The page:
>>>> wrote:
>>>>> On 12-12-13 08:43 PM, Hans J. Skaug wrote:
>>>>> Hi,
>>>>> BTW Hans, I think you misunderstood my remarks about robustness in
>>>>> count models. I haven't got any response so I am kicking the wasp nest
>>>>> again.
>>>>>    My feeling is that there appear to be two schools,
>>>>> those who blindly use standard non-robust methods and those
>>>>> who use very robust methods.  While there may be situations
>>>>> where very robust methods are a good idea, what I am advocating
>>>>> is to routinely use mildly robust methods.  My reasoning is that
>>>>> mildly robust methods perform almost as well as the standard
>>>>> methods when the non robust hypothesis is satisfied and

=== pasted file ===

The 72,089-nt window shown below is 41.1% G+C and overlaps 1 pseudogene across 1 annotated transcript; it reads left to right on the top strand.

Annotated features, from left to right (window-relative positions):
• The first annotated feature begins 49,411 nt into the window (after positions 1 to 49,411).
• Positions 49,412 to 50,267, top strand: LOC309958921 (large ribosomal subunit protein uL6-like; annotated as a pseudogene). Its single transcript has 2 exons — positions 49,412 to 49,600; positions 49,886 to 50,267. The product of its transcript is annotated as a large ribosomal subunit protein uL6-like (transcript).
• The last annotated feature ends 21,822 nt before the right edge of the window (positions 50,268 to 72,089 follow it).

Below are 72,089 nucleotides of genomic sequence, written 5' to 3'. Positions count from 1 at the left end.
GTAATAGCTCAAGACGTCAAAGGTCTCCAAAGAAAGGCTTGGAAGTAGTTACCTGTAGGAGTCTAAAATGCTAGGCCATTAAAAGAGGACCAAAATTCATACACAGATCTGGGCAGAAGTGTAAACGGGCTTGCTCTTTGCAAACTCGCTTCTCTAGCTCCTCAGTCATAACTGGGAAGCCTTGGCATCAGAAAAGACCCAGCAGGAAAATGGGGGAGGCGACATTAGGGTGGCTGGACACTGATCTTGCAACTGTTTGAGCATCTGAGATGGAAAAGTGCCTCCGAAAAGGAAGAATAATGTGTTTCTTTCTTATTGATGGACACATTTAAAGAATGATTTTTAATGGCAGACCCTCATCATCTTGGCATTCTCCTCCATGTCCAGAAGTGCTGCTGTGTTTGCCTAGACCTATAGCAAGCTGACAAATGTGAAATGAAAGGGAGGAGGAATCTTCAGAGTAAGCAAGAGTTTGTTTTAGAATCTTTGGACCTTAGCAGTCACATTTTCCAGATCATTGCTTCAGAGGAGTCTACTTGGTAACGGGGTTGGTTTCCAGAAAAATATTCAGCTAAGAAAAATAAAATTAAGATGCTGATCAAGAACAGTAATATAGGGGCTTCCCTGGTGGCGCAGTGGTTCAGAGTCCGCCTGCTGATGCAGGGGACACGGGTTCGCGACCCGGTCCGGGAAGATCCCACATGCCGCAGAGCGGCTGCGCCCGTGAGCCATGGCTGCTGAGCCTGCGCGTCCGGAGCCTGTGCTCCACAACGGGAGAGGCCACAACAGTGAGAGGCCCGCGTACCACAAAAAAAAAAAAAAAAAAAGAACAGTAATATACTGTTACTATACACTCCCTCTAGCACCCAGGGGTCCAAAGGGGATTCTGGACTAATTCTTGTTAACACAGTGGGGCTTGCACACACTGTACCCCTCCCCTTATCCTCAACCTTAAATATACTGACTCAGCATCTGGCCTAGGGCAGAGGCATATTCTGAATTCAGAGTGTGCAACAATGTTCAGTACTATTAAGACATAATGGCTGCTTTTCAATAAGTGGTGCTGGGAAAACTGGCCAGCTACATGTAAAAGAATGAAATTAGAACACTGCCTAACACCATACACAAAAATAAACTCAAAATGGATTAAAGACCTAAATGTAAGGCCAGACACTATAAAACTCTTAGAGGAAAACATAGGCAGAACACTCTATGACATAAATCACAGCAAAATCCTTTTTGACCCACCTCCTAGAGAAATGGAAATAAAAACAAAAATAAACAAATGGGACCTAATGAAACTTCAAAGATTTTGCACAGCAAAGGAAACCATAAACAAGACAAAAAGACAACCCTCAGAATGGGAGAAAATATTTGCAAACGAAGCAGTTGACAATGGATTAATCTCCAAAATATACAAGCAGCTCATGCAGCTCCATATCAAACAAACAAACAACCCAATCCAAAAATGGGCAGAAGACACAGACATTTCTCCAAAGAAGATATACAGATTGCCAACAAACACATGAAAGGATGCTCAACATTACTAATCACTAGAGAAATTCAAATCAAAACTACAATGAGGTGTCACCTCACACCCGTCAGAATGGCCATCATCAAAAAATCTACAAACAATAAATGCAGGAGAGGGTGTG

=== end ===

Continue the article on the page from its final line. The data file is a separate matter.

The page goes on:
>>>>> they perform much better when just a small amount of
>>>>> contamination is introduced.   I don't think Ben gets this point.
>>>>> He notes that the point estimates are nearly the same.  This
>>>>> is just like the fact that for normal theory estimates of means
>>>>> are more insensitive to outliers than estimates of variances.
>>>>> However it is the estimates of variances that are important
>>>>> for significance tests.
>>>>> To test out these ideas I took Mollies negative binomial model with
>>>>> the
>>>>> fir
>>>>> data and
>>>>> added a covariate which was random noise.  With the non-robust
>>>>> model including this covariate  was considered significant 7.7% of
>>>>> the time while the robust version it was 5.4% of the time, much closer
>>>>> to the theoretical value of 5%.  Why do I think this is an ADMB thing?
>>>>> The reason that the R gurus avoid these ideas is that they don't
>>>>> fit into their simple exponential family methodology.  With ADMB it is
>>>>> is a trivial extension to the model.